if im understanding you correctly, you want to thaw, then cook, then refreeze? thats not a great idea. it does f*ck up the meat, and its not safe to refreeze things. once food is thawed, it should be consumed. when i buy a large quantity of meat, its normally packaged how i want it (vacuum sealed) in one pound portions, or in individual cuts and i thaw them as needed.

if im not understanding you and youre asking if you should freeze it raw, or freeze it cooked, then you want to freeze it raw. depending on where you are getting it from, it might be flash frozen and wrapped for you.

77877f762c40637911396daa19b53094

(78467)

on April 05, 2011
at 04:36 AM

Quality? As in nutritional value? All for me however.No can share...me hungry

Aead76beb5fc7b762a6b4ddc234f6051

(15239)

on April 05, 2011
at 01:39 AM

you know what? im wrong about the safety issue. its a quality issue about refreezing. i was remembering from my home made baby food days that it was a big no-no to refreeze, but seems like for normal usage, its saf, just lowers the quality. 50 pounds is a ton of meat, so i see your problem logistically. can you share it with some people? might make it more manageable.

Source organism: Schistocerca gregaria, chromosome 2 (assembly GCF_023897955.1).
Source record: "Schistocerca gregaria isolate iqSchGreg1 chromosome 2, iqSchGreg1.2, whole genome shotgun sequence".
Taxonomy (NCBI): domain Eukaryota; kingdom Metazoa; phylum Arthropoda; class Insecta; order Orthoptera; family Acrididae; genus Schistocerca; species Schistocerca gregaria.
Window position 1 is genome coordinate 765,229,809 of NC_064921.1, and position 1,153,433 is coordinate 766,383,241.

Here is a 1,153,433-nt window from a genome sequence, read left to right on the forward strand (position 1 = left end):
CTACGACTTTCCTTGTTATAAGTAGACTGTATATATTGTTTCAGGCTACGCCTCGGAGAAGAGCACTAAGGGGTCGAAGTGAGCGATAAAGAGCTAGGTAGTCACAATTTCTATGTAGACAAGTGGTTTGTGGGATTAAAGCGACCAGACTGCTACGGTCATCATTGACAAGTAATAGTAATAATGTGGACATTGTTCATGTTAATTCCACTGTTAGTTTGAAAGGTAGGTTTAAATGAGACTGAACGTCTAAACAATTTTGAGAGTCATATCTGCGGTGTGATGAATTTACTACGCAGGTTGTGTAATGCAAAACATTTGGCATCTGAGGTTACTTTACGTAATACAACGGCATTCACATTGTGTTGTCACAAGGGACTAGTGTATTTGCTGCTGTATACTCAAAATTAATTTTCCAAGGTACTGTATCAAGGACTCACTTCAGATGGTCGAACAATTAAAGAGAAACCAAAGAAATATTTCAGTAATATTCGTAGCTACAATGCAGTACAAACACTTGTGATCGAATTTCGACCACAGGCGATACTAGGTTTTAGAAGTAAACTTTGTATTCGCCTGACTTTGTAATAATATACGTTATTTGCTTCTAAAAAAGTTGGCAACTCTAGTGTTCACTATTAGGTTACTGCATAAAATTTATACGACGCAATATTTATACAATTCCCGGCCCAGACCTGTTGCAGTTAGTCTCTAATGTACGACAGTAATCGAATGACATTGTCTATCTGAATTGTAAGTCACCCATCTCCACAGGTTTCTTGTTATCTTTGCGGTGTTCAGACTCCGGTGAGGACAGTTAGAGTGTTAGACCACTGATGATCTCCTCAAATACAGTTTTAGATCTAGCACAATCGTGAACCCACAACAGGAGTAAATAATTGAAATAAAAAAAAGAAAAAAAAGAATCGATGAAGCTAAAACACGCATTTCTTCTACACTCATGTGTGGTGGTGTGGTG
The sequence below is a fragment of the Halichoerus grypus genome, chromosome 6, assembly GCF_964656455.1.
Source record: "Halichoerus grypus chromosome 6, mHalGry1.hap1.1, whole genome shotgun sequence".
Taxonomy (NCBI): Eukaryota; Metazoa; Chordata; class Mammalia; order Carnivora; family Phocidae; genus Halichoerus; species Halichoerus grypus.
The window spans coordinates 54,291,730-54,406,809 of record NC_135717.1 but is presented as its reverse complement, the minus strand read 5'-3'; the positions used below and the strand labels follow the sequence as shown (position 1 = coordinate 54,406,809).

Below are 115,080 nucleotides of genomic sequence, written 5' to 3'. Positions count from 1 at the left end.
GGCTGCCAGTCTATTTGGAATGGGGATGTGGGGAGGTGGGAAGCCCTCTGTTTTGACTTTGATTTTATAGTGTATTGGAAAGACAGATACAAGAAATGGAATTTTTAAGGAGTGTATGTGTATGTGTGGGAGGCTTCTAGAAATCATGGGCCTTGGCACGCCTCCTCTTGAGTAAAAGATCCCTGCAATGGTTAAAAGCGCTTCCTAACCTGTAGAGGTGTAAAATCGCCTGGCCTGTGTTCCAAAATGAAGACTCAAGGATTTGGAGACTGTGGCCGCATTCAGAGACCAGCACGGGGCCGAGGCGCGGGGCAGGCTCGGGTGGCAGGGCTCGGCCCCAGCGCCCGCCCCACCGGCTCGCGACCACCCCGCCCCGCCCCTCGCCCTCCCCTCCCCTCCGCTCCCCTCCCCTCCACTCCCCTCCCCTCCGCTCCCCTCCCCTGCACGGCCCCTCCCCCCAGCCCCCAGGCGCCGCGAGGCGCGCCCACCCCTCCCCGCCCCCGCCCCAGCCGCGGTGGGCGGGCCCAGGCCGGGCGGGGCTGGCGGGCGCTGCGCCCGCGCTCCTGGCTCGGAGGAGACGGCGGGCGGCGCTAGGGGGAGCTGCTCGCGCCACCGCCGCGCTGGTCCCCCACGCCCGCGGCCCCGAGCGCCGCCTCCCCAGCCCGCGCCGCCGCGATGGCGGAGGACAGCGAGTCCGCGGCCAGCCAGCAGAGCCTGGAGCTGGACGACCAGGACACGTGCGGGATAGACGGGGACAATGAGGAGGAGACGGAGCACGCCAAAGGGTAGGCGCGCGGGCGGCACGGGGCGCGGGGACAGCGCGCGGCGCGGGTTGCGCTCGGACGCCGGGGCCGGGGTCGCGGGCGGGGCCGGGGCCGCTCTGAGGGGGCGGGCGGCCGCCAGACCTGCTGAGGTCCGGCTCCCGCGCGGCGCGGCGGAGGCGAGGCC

77877f762c40637911396daa19b53094

(78467)

on April 05, 2011
at 01:14 AM

The meat is grass fed from a reputable source but is sold in 50 lb blocks(frozen if purchased by PEOPLE consumers-otherwise it is MINK food for the mink ranchers livestock). Would you care to provide a reason why it is not safe? I do this prep proceedure with most of the meat I consume so I hope I'm not heading for disaster...